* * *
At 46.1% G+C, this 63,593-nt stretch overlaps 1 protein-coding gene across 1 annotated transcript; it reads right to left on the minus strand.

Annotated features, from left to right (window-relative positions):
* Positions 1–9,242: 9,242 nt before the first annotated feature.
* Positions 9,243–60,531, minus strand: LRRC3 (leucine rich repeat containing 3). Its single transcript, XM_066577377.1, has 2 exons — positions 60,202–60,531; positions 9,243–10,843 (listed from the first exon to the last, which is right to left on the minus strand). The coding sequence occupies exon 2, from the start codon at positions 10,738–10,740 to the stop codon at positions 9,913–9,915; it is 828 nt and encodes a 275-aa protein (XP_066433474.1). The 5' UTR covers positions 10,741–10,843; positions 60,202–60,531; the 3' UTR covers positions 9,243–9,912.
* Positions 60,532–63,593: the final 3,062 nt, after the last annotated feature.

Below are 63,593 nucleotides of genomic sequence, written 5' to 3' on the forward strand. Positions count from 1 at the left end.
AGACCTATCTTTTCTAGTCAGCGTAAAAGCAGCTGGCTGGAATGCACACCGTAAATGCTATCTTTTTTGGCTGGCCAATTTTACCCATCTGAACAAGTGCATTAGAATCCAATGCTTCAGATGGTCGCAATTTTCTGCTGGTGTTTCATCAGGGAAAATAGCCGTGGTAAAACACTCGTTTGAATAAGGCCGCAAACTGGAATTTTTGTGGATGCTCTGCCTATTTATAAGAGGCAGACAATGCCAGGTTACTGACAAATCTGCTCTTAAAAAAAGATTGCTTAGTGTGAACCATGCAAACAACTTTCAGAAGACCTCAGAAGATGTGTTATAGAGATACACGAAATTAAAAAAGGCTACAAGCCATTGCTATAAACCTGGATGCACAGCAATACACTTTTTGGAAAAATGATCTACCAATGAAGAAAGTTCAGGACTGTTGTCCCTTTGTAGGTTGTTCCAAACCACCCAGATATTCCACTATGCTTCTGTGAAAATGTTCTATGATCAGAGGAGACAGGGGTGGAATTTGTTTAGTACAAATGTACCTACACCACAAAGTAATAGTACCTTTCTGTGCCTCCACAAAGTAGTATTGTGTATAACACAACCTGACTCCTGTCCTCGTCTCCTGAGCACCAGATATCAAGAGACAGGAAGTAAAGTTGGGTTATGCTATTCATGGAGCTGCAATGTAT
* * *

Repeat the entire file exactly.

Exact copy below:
At 46.1% G+C, this 63,593-nt stretch overlaps 1 protein-coding gene across 1 annotated transcript; it reads right to left on the minus strand.

Annotated features, from left to right (window-relative positions):
* Positions 1–9,242: 9,242 nt before the first annotated feature.
* Positions 9,243–60,531, minus strand: LRRC3 (leucine rich repeat containing 3). Its single transcript, XM_066577377.1, has 2 exons — positions 60,202–60,531; positions 9,243–10,843 (listed from the first exon to the last, which is right to left on the minus strand). The coding sequence occupies exon 2, from the start codon at positions 10,738–10,740 to the stop codon at positions 9,913–9,915; it is 828 nt and encodes a 275-aa protein (XP_066433474.1). The 5' UTR covers positions 10,741–10,843; positions 60,202–60,531; the 3' UTR covers positions 9,243–9,912.
* Positions 60,532–63,593: the final 3,062 nt, after the last annotated feature.

Below are 63,593 nucleotides of genomic sequence, written 5' to 3' on the forward strand. Positions count from 1 at the left end.
AGACCTATCTTTTCTAGTCAGCGTAAAAGCAGCTGGCTGGAATGCACACCGTAAATGCTATCTTTTTTGGCTGGCCAATTTTACCCATCTGAACAAGTGCATTAGAATCCAATGCTTCAGATGGTCGCAATTTTCTGCTGGTGTTTCATCAGGGAAAATAGCCGTGGTAAAACACTCGTTTGAATAAGGCCGCAAACTGGAATTTTTGTGGATGCTCTGCCTATTTATAAGAGGCAGACAATGCCAGGTTACTGACAAATCTGCTCTTAAAAAAAGATTGCTTAGTGTGAACCATGCAAACAACTTTCAGAAGACCTCAGAAGATGTGTTATAGAGATACACGAAATTAAAAAAGGCTACAAGCCATTGCTATAAACCTGGATGCACAGCAATACACTTTTTGGAAAAATGATCTACCAATGAAGAAAGTTCAGGACTGTTGTCCCTTTGTAGGTTGTTCCAAACCACCCAGATATTCCACTATGCTTCTGTGAAAATGTTCTATGATCAGAGGAGACAGGGGTGGAATTTGTTTAGTACAAATGTACCTACACCACAAAGTAATAGTACCTTTCTGTGCCTCCACAAAGTAGTATTGTGTATAACACAACCTGACTCCTGTCCTCGTCTCCTGAGCACCAGATATCAAGAGACAGGAAGTAAAGTTGGGTTATGCTATTCATGGAGCTGCAATGTAT